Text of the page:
Teaching Empathy in the 21st-Century Classroom


Use current studies on empathy to design technology-based lessons to facilitate the enhancement of this social-emotional skill.

By Marianne Green

Classrooms today use different forms of technology to enhance learning. The question is how technology can be harnessed to complement social-emotional learning, specifically empathy.

If empathy is “the ability to sense other people’s emotions, coupled with the ability to imagine what someone else might be thinking or feeling,” then how can technology aid the development of this much-needed social skill?[1]

Neuropsychologist Rick Hanson, Ph.D. and Founder of the Wellspring Institute for Neuroscience and Contemplative Wisdom points out that human beings possess a “negativity bias” where the mind primarily focuses and recalls negative experiences rather than positive ones. If technology can be used to rewire this bias, then learners can literally transform their minds to become more empathic. Hanson suggests the HEAL method: “Have a good experience; Enrich it; Absorb it; and Link positive and negative material.”[2]

Lessons can be designed with the HEAL method as a template. Students can reflect on personal experiences, character development, or primary source journals using this method. Writing reflections using the classroom’s preferred technology (Google or Microsoft) and then design video reflections using Screencastify, iMovie, or YouTube are some ways that technology can enhance these reflections.

Similar to Hanson, Roman Krznaric, Ph.D., author of Wonderbox: Curious Histories of How to Live and How to Find Fulfilling Work, comments that empathy can be nurtured and developed over the course of one’s lifetime improving the quality of life. Krznaric’s suggests the following habits as ones used by highly empathic people: 1) Cultivate Curiosity about Strangers, 2) Challenge Prejudices and Discover Commonalities, 3) Try Another Person’s Life, 4) Listen Hard – Open Up, 5) Inspire Mass Action and Social Change, and 6) Develop and Ambitious Imagination.[3]

Using Krznaric’s suggested habits of effective empathic people, middle to high school classrooms can analyze their application to real-world examples.

One such case is the Tariq Khamisa story from 1995. Tariq Khamisa, a college student, was shot point-blank by 14-year-old Tony Hicks. In the wake of this murder, Tariq’s father Azim reached out to Ples Felix, Hick’s grandfather. These two men understood that gun violence claims two victims – the one holding the gun and the one shot. In the spirit of healing, they founded the Tariq Khamisa Foundation whose mission is “to create safer schools and communities through educating and inspiring children in the restorative principles of accountability, compassion, forgiveness, and peacemaking.”[4]

Another real-world example for consideration is Jessica Ekstrom’s Headbands for Hope initiative. Started after her college internship experience with Walt Disney World, Ekstrom during her hospital visits noticed children with cancer wearing headbands. Her organization now supplies thousands of headbands to cancer patients.[5]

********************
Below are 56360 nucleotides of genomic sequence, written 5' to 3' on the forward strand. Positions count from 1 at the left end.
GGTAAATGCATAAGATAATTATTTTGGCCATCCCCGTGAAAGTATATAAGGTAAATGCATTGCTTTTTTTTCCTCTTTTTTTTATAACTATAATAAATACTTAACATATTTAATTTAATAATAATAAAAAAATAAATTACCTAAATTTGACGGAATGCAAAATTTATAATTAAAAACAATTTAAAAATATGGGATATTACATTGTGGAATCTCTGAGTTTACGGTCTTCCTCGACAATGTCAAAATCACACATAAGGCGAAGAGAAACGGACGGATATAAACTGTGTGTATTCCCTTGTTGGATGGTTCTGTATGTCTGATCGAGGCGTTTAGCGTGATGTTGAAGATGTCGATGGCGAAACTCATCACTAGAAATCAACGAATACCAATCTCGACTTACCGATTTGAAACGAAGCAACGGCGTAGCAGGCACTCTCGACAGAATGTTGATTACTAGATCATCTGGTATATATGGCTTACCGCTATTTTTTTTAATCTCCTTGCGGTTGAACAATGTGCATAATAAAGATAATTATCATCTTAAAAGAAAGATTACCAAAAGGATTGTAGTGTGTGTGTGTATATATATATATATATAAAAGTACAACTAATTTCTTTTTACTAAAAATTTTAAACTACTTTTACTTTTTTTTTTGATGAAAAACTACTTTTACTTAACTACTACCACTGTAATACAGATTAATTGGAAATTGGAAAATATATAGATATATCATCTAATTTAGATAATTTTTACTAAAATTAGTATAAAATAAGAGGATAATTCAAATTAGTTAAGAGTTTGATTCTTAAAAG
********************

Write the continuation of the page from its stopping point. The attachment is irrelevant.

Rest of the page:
Elementary classrooms may consider examples from age-appropriate books such as The Hero Two Doors Down: Based on the True Story of Friendship Between a Boy and a Baseball Legend by Sharon Robinson, The Forgiveness Garden by Lauren Thompson, or Maya Lin Artist – Architect of Light and Lines by Jeanne Walker.

Technology applications like MakeBeliefs Comix and Vocaroo can be paired together to design creative presentations to real-world applications and age-appropriate books using the following questions posed in Terry Heick’s Edutopia article “Teaching Empathy: Are We Teaching Content or Students?”:

  1. Who am I?
  2. Who is “other”? And how? In what functions and degrees?
  3. How do we relate? What do we share?
  4. What do they need from me, and I from them? [6]

If according to Pope Francis, “Love opens our eyes and enables us to see, beyond all else, the great worth or a human being,” then using current studies on empathy to design technology-based lessons can help facilitate the enhancement of this social-emotional skill.[7]

Photo credit: George Martell/Bayard Inc. All rights reserved.

Photo credit: George Martell/Bayard Inc. All rights reserved.

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Marianne Green has been educating Catholic students in K-12 schools for the past 16 years and has collaborated on programming with the Institute of the Incarnate Word’s mission in Hafnarfjöđur, Iceland. She currently works as an independent consultant for the Catholic Apostolate Center in Washington, DC. She strives to help students live their missionary calling through the Ignatian philosophy of “seeing God in all things.”


Resources

[1]Tariq Khamisa Foundation – Stopping Teen Violence.” Tkf.org. N. p., 2018. Web. 12 June 2018.

[2] Hope, Headbands. “Meet Jess.” Headbands of Hope. N. p., 2018. Web. 13 June 2018.

[3]Teaching Empathy: Are We Teaching Content Or Students? | Edutopia.” Edutopia. N. p., 2018. Web. 12 June 2018.

[4] Pope Francis. “Amoris Laetitia – The Joy Of Love.” Vatican Va. N. p., 2018. Web. 12 June 2018. 128.

[5] Heick, Terry. “Teaching Empathy: Are We Teaching Content Or Students? | Edutopia.” Edutopia. N. p., 2018. Web. 12 June 2018.

[6]Hardwiring Happiness: Dr. Rick Hanson at Tedxmarin 2013.” YouTube. N. p., 2018. Web. 12 June 2018.

[7] Krznaric, Roman. “Six Habits of Highly Empathic People.” Greater Good. N. p., 2018. Web. 12 June 2018.

Photo credit: George Martell/Bayard Inc. All rights reserved.

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Teaching Empathy in the 21st-Century Classroom
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